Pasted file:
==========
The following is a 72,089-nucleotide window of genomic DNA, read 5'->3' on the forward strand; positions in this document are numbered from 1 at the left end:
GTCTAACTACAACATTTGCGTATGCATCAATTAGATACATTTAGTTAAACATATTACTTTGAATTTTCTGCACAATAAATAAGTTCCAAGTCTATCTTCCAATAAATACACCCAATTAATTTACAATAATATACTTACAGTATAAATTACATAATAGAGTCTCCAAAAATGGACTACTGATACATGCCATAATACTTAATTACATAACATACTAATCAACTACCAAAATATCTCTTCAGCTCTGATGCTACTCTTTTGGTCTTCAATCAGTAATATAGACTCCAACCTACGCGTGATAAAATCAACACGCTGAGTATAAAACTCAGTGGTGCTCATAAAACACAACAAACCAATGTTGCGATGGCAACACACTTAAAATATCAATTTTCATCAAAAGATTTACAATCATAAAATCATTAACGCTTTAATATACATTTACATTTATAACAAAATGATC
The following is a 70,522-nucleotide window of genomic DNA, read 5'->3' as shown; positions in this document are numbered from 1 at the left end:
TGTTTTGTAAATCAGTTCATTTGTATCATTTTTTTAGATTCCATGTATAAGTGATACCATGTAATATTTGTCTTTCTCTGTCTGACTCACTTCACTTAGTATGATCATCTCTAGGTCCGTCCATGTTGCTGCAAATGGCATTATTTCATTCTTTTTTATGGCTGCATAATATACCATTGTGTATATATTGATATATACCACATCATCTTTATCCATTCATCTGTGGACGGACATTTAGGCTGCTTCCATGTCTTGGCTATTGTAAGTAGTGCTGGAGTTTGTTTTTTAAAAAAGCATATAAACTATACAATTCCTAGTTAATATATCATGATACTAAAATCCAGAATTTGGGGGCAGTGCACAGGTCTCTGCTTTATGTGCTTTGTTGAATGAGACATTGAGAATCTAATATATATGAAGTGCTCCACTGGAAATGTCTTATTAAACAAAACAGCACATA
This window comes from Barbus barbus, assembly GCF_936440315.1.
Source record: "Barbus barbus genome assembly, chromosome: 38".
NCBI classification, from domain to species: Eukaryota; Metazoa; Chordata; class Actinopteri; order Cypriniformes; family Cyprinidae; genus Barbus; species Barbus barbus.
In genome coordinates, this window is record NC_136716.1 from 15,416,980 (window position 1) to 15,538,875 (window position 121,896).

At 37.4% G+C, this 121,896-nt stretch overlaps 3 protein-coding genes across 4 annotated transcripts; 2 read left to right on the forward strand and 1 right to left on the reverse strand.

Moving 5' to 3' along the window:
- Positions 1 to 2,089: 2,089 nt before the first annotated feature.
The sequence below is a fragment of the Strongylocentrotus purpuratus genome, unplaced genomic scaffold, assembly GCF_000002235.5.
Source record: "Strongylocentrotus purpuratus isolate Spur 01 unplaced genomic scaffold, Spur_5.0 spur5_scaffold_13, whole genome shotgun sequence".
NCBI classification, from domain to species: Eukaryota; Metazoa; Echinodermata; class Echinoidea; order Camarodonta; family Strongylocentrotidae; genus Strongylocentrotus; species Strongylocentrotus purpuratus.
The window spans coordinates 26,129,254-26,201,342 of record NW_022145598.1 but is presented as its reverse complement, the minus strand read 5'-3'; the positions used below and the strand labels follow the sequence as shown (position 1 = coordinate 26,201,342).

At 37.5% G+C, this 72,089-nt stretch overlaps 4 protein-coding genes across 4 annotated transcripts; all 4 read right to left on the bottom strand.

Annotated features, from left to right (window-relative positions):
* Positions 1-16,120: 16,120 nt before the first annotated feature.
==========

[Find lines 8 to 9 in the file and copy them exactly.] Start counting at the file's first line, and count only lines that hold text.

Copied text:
In genome coordinates, this window is record NC_136716.1 from 15,416,980 (window position 1) to 15,538,875 (window position 121,896).

At 37.4% G+C, this 121,896-nt stretch overlaps 3 protein-coding genes across 4 annotated transcripts; 2 read left to right on the forward strand and 1 right to left on the reverse strand.